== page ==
Sunday, June 12, 2011

Texas Rain

Texas Rain (Whispering Mountain, #1)

I took the ACT this Saturday; I'll be getting the results in a few weeks. So I can blog today, but I'll be busy this week, and for a while, so I don't know when my next post will be. Other than studying, I've just been reading (obviously) a lot, and watching some TV.

Anyways, I read Texas Rain, a western romance, by Jodi Thomas. It's the story of Rainey Adams, runaway schoolteacher from the east coast, who chose freedom over marriage, and ran away from her controlling, overbearing father. Travis McMurray, is half-Irish, half-Apache, and is a Texas Ranger, for whom the law is his heart. Until he meets Rainey at a country dance, where she steals a kiss from him...and then, his horse. The second time they meet, she steals another horse, and his heart, because Travis has been injured.

In the shadows and at the peak of Whispering Mountain, Travis dreams of Rainey, his fairy, and his future, which is uncertain in his hands. Rainey rides to Austin where she makes some friends, and starts a pie business. But Travis' heart lingers in her hands. Travis finds his calling in studying law, since it's the closest thing to a Ranger (a Ranger on the plains: a lawyer in the courthouse).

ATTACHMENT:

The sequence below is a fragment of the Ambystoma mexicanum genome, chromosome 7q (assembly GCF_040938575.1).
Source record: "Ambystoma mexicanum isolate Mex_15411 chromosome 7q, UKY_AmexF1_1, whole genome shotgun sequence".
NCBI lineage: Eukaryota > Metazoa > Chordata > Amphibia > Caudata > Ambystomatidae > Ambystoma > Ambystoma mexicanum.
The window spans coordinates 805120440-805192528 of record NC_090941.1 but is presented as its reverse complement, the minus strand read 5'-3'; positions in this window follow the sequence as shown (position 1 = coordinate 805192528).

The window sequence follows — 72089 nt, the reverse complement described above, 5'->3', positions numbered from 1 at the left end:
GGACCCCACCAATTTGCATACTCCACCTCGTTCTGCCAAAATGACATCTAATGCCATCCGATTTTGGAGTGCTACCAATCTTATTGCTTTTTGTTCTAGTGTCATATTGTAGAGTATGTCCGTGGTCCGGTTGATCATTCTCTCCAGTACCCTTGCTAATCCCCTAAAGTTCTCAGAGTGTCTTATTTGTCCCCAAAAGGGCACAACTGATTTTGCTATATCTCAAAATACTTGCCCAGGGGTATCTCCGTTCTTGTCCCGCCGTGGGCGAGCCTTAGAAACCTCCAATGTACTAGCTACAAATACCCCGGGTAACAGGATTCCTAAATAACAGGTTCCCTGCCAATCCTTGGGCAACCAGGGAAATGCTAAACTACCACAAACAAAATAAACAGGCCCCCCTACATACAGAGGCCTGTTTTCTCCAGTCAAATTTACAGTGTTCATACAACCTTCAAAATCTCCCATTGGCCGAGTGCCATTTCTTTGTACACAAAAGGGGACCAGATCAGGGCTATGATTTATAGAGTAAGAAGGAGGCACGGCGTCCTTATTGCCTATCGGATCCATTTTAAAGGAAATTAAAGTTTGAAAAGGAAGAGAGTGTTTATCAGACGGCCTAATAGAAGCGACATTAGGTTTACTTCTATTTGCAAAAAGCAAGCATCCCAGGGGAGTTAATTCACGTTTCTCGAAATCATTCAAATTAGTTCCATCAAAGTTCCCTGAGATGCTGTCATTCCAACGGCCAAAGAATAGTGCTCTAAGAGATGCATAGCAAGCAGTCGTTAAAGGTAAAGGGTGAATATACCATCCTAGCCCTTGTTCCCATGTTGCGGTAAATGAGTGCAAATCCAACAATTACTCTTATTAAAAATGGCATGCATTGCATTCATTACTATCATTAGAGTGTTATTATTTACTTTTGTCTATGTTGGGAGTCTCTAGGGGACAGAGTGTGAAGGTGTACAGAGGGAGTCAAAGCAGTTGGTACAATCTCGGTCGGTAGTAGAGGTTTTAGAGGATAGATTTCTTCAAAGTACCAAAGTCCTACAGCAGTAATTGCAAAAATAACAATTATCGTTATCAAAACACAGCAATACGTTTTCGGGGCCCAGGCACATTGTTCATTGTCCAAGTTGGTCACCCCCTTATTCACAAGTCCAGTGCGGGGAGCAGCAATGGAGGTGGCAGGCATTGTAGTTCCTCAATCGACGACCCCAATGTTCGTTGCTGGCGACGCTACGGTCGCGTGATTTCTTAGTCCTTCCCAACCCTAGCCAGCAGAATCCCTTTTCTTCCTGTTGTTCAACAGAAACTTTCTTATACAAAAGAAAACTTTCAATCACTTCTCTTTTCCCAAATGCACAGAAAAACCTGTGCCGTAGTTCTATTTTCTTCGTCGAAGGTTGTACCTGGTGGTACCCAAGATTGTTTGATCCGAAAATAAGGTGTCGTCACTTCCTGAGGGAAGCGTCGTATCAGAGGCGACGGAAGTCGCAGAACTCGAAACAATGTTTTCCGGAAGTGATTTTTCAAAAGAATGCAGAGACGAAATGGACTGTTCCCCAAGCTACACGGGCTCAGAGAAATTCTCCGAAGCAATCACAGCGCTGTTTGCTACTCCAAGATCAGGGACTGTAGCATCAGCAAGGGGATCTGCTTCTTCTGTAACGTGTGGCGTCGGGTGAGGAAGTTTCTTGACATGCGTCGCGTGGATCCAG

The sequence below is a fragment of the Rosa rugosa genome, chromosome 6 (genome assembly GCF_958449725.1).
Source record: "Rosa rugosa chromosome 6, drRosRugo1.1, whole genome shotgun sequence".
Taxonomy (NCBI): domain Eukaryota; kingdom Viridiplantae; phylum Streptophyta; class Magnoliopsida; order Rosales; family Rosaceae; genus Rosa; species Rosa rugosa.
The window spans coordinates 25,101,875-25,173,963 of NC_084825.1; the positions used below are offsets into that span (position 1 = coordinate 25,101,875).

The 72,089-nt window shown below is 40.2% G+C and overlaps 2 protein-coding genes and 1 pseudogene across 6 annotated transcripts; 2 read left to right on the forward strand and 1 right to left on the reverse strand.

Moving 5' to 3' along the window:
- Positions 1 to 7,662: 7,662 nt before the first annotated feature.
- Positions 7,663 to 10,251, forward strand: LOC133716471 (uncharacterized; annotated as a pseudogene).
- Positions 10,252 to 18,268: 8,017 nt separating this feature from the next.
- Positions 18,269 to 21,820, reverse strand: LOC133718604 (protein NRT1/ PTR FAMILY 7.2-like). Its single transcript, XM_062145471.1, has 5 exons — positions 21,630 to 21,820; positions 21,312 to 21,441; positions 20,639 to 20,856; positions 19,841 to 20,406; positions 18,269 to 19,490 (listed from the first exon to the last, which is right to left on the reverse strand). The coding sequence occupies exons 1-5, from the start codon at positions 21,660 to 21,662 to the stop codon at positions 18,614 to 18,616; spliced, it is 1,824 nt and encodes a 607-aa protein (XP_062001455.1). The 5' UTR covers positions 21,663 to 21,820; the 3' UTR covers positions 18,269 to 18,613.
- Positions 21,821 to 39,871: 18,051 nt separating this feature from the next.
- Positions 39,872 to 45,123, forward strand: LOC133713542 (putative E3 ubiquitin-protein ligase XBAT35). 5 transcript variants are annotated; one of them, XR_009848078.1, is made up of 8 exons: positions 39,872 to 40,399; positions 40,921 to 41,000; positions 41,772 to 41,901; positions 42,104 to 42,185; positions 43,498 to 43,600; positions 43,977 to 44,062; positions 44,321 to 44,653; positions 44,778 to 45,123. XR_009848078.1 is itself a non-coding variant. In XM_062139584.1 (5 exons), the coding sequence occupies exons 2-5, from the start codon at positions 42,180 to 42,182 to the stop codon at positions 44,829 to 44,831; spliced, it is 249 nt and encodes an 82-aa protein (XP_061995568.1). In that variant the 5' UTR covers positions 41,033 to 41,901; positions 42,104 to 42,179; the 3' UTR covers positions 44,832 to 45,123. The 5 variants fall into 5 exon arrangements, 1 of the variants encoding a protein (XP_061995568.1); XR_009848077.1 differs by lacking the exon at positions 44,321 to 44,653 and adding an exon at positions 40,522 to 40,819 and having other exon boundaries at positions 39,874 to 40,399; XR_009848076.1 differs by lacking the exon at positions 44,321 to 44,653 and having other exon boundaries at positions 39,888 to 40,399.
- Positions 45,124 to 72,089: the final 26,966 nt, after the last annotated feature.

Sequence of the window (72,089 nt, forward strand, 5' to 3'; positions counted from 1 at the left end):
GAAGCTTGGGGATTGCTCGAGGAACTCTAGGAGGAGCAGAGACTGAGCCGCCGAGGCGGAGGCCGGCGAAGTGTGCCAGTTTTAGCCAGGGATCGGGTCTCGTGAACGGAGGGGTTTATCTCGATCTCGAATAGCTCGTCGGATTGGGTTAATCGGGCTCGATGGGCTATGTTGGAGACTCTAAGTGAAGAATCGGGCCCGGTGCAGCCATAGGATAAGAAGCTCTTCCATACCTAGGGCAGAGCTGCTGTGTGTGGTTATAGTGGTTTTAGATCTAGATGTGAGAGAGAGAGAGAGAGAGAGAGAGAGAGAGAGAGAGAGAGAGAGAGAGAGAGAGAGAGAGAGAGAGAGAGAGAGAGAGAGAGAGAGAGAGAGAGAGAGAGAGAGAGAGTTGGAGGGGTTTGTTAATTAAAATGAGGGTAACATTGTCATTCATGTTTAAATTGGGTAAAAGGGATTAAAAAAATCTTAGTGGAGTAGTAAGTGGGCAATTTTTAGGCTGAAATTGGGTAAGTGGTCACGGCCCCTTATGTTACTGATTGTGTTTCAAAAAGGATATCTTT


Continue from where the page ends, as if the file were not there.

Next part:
The novel shifts from Whispering Mountain ranch to Austin, where Rainey has escaped to. Travis finds her, taking along his sister, Sage (cool character), and Duck, a silent 3-year old who clings to Travis like a son. Will Rainey hold onto her freedom? Will Travis take her heart? Will they find safety? Will Travis choose being a lawyer over a Ranger?

 I, of course, know the answers, but you, my dear readers, do not (unless you've read the book), and I don't want to ruin it. I must say that I liked the allusion of Rainey as a fairy and I liked the characters, but it was exhausting reading about them kissing and being romantic, pulling away, chasing each other, so on and so on.

There was one part I loved: She smiled as she pressed her palm over the beating. "I feel the center of you. I feel your heart."
"No," he whispered as he kissed her ear. "You are my heart." And I loved the part after it, where he is writing I love you, in dust, until Rainey believes it, he says.